- Amajita play Mali twice in CAF warm-ups
- Fitzpatrick’s road to Tokyo starts in Dubai
- Rookies Conradie and Spacey chase hard at Ruimsig
- ASA launches new four-meeting track and field series
- Ellis: ‘We never gave up and kept playing and fighting’
- Garlicki keen to get going on home turf
- Blitzbok speedsters gearing up for Wellington action
- Banyana go down 2-0 to France in Reunion
- Birkett and Solms wrap up Drak Challenge wins
- Park posts her maiden Sunshine Tour victory
Olympian banned for two years
- Updated: September 14, 2010
Leading canoeist Carol Joyce has been banned from competition for two years after testing positive for the banned steroid Nandrolone last year.
The ban took effect from the date the sample was collected, meaning Joyce, who competed for South Africa at the 2008 Olympics in Beijing, will be eligible to compete again on 29 September 29, 2011.
Nandrolone has the effect of building muscle mass and is predominantly used in sports such as powerlifting and explosive energy type sports.
The board of Canoeing South Africa issued a statement confirming Joyce’s banning on Monday, 13 September
The full statement reads:
It is with regret that the Board of CSA has to announce that one of its members has been banned from canoeing for a period of 2 years as a result of an anti-doping rule violation.
On 29th September 2009, an out of competition urine sample was collected from Carol Joyce and subsequent testing showed the presence of the anabolic
Androgenic agent Nandrolone in her urine. Nandrolone has the effect of building muscle mass and is predominantly used in sports such as power lifting and explosive energy type sports.
The Board immediately appointed a disciplinary committee to investigate the matter and to make recommendations to the Board. The committee consisted of Kevin Hutcheon (Chairman) an admitted attorney of 12 years standing, Anthony Rowan, an admitted attorney of 9 years standing, Sello Motaung, a practicing medical doctor of 20 years standing as well as Brendon Thompson, Chairman of the Eastern Cape Canoe Union and also a Board member of CSA.
The committee heard evidence over an extended period in this matter and have now made the following finding:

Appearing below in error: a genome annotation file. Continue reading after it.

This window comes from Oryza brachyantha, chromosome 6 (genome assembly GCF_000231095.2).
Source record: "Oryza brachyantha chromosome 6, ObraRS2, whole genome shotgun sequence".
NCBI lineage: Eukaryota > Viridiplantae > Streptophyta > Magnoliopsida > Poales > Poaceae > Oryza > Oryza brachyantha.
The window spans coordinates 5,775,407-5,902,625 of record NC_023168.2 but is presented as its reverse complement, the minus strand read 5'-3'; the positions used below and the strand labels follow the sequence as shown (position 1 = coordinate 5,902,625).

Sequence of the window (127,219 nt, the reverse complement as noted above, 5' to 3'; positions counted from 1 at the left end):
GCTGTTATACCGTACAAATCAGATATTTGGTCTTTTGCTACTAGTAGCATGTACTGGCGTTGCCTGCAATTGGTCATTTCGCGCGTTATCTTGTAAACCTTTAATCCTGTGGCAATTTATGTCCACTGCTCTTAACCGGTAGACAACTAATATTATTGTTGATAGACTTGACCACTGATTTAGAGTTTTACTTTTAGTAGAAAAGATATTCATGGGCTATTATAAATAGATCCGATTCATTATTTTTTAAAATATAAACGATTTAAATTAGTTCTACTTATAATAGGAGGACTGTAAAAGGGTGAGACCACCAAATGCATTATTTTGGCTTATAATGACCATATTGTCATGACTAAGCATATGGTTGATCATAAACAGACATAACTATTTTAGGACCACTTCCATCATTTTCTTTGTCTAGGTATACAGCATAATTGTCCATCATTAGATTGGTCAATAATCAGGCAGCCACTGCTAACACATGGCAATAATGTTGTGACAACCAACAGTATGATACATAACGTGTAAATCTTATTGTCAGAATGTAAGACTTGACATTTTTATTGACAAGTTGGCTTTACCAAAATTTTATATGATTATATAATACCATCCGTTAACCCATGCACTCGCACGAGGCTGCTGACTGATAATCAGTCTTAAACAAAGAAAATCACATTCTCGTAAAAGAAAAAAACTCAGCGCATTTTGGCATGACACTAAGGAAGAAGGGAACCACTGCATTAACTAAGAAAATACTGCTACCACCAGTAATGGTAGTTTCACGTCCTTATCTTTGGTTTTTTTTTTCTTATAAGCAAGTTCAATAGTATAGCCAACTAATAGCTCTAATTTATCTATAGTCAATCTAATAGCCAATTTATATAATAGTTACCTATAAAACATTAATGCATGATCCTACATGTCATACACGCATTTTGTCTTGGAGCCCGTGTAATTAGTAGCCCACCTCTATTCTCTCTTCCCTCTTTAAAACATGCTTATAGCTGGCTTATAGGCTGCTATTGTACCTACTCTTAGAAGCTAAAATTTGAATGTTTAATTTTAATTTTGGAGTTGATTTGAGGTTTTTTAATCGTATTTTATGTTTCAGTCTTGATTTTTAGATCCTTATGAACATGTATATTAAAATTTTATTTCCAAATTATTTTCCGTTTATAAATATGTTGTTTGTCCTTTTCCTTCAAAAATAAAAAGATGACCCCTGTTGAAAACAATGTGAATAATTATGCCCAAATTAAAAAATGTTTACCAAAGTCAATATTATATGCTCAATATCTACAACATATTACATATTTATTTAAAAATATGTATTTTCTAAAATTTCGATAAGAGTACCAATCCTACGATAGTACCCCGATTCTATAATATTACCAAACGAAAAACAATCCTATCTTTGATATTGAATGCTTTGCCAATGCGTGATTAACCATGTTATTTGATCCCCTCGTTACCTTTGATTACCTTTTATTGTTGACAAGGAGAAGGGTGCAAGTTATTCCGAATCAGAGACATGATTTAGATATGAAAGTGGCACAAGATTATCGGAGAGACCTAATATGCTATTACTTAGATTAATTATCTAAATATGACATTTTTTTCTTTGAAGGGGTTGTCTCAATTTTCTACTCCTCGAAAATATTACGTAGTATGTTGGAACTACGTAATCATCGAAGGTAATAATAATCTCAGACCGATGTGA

1. ÔÇ£We find that the Respondent has committed an anti-doping rule violation in terms of article 2.1. of the SAIDS rules.ÔÇØ
2. ÔÇ£Whilst there is no evidence to suggest that the adverse analytic finding is due to intentional ingestion of the prohibited substance, it is incumbent upon the Respondent to establish how the specified substance entered her body to qualify for elimination or a reduction of ineligibility for competition in terms of the SAIDS rulesÔÇØ.
3. As Carol was unable to explain how the prohibited substance entered her body, the committee recommended to the Board that a 2 year period of ineligibility be imposed for a first violation of Article 2.1.
The Board of CSA has accepted the recommendation of its disciplinary committee and has imposed a 2 year ban on Carol with effect from 29th September 2009 when the sample was collected and from which date Carol has been suspended by CSA from Canoeing. She will be eligible for competition again on the 29th September 2011.
It is important for members of CSA to take notice that it is each athlete’s personal duty to ensure that no prohibited substance enters his or her body. It is accordingly not necessary that intent, fault, negligence or knowing use on the athlete’s part be demonstrated in order to establish an anti-doping rule violation. Each canoeist should accordingly ensure that:
1. He/she knows exactly which substances are prohibited and
2. Such prohibited substance does not enter their body in any way.
The South African Institute for DrugÔÇÉFree Sport (SAIDS) confirmed the twoÔÇÉyear sanction handed down and said it is in line with both the SA AntiÔÇÉDoping Rules (2009) and the World AntiÔÇÉDoping Code for a positive test for the steroid, Nandrolone.
SAIDS also said that Joyce may reserve her right to appeal against her sanction to the SAIDS Appeal Board.
The South African Institute for Drug Free Sport reaffirmed its commitment to eradicate doping in sport and cautioned athletes and their support personnel to beware of substances, including supplements that can elicit a positive doping control test.